The New York City Wine and Food Festival is around the corner. The festivities last from October 17-20 and take over the Big Apple with events all over town, indoors and out, uptown and downtown, and everywhere in between. Household name chefs host dinners, demos, tastings, and brunches, and basically get to hang out with each other and their biggest fans.
So we caught up with three major players at this year’s festival—Marcus Samuelsson (a Fodor’s Travel Tastemaker), Ted Allen, and Lee Schrager, the man behind the event (as well as its sister event in South Beach)—to get their insider tips for attending, the events they’re most excited about, and what makes a good Bloody Mary.
What events are you most excited about at this year’s event?
Ted: I’m most excited about the Chopped brunch, of course! I see our judges all the time, but we’re almost never able to get together all at once, so I’m really looking forward to that. Something people may not realize about their favorite chefs is that they work 24/7/365; these festivals are a rare opportunity for them to kick back with their peers after their cooking demos are done. I’m also excited to see some of our favorite Chopped winners come back and cook for us, and to spend a lazy Sunday chilling out on the pier.
Marcus: I just picked up the Jerusalem cookbook so I’m really looking forward to the Yotam Ottolenghi dinner. I have to stop by and see my guy Andrew Zimmern do Oktoberfest and of course I want to see how my friend Geoffrey Zakarian dresses for brunch for the New York Times event.
Lee: There are 100 + events this year, and I’m looking forward to all of them but am especially excited about two of our newest additions—Jets + Chefs: The Ultimate Tailgate hosted by Joe Namath & Mario Batali, and La Sagra Sunday Slices sponsored by Time Out New York and hosted by Anne Burrell & Adam Richman.
What’s your best insider tip for people attending the festival?
Ted: Comfortable shoes! And carry a backpack or small shoulder bag with a bottle of water, camera, energy bars, etc. And, if you get sweaty, please don’t hug the chefs; go in for a fist bump.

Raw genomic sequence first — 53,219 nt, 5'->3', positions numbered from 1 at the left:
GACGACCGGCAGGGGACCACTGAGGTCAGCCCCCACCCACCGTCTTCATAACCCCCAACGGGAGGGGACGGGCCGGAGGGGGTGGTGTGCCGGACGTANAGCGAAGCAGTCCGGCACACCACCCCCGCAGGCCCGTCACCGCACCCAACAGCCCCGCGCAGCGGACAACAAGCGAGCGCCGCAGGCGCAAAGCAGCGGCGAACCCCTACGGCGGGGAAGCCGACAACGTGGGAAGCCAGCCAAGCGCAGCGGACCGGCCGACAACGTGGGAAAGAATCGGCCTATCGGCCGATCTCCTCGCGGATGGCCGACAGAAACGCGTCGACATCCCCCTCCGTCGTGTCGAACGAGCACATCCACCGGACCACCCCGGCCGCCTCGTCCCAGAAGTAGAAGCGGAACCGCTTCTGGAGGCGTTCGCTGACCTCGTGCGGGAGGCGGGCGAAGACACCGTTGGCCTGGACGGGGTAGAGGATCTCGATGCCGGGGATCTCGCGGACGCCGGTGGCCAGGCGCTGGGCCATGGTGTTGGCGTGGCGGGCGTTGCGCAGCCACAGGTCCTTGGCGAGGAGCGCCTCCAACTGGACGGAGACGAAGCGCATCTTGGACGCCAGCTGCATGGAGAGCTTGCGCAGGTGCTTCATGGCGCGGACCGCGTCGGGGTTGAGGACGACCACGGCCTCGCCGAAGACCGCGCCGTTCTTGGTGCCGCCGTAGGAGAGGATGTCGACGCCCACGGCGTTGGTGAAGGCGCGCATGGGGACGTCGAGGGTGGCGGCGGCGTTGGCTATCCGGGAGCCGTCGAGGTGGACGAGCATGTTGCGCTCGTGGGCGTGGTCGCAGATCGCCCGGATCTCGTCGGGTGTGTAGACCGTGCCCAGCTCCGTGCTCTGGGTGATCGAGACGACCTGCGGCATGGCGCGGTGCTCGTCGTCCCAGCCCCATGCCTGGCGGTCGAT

Lee: Whatever events you choose, make sure you check out the locations in advance and plan for enough time to travel from one venue to another. Also, check the weather and look at our website to see if an event is indoors/outdoors. Plan your wardrobe accordingly and, yes, wear comfortable shoes.
Marcus: Have a lot of patience, wait your turn, and know that we chefs want to meet all of you but the rules of the playground still apply: No shoving allowed.
Tell us about the philanthropic element of the NYC Wine and Food Fest.
Lee: We launched NYCWFF in 2008, based off of the success of its sister Festival, the Food Network South Beach Wine & Food Festival presented by FOOD & WINE. Now in its 6th year, it mirrors the charitable component of South Beach by benefiting the hunger-relief programs of Food Bank For New York City and Share Our Strength’s No Kid Hungry campaign.
Ted: Having the opportunity to pitch in here and there for Share Our Strength/No Kid Hungry is a privilege. People may not realize that thousands of children in New York City—and in every American city—go to bed hungry almost every night. It’s a natural fit for us Food Network folks.
Marcus: This is absolutely an important part of why I love working with the NYC Wine and Food Festival. Coming from a small African village where food was always scarce, I never take what I have for granted. It’s because we chefs are in this place that we have a responsibility to teach others how to give and share.
Marcus, since you’re speaking at the Food Memories panel…what is one of your favorites?
I have so many that involve my grandmother who taught me how to cook, but one of my favorite memories is having lunch with my father and uncle in our fish shack in Smogen after a great day on the boat.
What are some of the restaurants you’re most excited about lately?
Marcus: I am super excited to see what Danny Bowien’s take on Mexican will be [with Mission Cantina], and can’t wait to welcome Jamie and Ken to New York with the opening of Toro.
What’s your go-to in-flight snack?
Ted: I bring my own cheese and a hunk of crusty bread. Good cheese.
Marcus: I don’t like to eat heavy meals on a flight so it’s probably just some nuts and an apple. I save the gorging for when I’m back on terra firma.
What makes a good brunch?
Ted: The only things that matter to me about brunch is that there must be a great Bloody Mary—I usually order them virgin in the morning—and there must be a classic Eggs Benedict, which is one of my favorite dishes in the world.
Marcus: Your best friends and a great playlist.
Any secrets to crafting the perfect Bloody Mary?
Ted: Tons of freshly ground horseradish.
Marcus: Make your own mix and make sure to have more than just one.
Photo credits: Courtesy of Billy Farrell Agency